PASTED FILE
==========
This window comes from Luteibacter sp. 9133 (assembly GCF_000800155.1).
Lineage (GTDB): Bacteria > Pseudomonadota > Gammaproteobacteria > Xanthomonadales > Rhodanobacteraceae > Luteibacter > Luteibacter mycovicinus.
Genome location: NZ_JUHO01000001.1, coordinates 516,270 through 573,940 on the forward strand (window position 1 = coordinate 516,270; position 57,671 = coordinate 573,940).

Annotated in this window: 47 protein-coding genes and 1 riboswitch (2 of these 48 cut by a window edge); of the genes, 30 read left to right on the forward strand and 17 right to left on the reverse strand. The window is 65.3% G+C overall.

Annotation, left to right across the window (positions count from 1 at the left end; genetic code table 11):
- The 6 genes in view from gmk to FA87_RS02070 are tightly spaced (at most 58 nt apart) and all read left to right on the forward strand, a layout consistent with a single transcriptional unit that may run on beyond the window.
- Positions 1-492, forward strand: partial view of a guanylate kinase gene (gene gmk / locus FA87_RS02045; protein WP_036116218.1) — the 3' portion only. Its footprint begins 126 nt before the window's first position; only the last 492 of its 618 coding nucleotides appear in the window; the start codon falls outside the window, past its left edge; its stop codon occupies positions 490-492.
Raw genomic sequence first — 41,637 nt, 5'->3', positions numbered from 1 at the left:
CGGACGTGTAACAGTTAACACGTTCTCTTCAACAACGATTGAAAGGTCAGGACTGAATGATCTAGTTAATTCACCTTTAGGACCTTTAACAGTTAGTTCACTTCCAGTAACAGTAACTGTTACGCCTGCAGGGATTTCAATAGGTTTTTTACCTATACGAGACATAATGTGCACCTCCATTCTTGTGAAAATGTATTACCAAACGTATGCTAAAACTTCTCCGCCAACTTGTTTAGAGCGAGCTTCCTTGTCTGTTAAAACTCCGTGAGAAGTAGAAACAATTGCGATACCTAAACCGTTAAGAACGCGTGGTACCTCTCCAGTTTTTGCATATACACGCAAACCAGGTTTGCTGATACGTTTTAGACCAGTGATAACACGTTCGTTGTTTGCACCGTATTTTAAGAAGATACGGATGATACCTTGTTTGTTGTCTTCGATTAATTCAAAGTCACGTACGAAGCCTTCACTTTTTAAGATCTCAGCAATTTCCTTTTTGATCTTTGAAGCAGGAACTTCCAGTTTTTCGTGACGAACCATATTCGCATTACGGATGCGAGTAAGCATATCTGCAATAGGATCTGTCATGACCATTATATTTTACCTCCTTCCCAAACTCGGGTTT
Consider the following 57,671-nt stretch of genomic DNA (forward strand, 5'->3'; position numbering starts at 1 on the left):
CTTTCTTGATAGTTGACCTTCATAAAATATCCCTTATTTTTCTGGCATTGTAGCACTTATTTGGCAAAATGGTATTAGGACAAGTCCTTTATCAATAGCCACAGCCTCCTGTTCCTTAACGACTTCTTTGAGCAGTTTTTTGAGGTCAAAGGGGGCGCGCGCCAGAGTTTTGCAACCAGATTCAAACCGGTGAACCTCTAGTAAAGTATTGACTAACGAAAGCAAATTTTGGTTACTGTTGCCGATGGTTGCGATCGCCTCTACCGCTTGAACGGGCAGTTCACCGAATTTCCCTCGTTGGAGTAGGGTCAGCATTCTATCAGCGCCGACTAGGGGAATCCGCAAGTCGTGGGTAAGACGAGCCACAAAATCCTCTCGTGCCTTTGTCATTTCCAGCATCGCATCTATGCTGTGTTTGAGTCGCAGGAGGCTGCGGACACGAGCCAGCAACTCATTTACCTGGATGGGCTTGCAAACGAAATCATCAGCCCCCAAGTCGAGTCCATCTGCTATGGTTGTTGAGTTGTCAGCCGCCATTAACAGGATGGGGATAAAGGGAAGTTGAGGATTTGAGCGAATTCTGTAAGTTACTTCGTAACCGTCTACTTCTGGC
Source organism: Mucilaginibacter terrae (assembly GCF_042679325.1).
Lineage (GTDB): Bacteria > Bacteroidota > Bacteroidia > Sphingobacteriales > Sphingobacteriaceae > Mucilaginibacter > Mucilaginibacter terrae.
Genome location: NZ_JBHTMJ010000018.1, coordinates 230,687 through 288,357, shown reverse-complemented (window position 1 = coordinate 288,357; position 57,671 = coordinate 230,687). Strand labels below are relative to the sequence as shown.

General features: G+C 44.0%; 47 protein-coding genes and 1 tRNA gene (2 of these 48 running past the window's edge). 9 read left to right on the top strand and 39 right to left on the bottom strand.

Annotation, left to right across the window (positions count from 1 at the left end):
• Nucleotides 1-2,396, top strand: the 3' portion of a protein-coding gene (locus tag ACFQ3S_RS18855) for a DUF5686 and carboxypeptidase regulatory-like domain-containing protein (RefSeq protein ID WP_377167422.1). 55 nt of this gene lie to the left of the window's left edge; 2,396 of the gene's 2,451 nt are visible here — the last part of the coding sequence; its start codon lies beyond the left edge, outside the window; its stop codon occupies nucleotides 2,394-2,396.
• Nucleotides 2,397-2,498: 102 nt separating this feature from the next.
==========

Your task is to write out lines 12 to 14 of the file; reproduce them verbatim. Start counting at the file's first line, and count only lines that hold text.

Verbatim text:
Source organism: Mucilaginibacter terrae (assembly GCF_042679325.1).
Lineage (GTDB): Bacteria > Bacteroidota > Bacteroidia > Sphingobacteriales > Sphingobacteriaceae > Mucilaginibacter > Mucilaginibacter terrae.
Genome location: NZ_JBHTMJ010000018.1, coordinates 230,687 through 288,357, shown reverse-complemented (window position 1 = coordinate 288,357; position 57,671 = coordinate 230,687). Strand labels below are relative to the sequence as shown.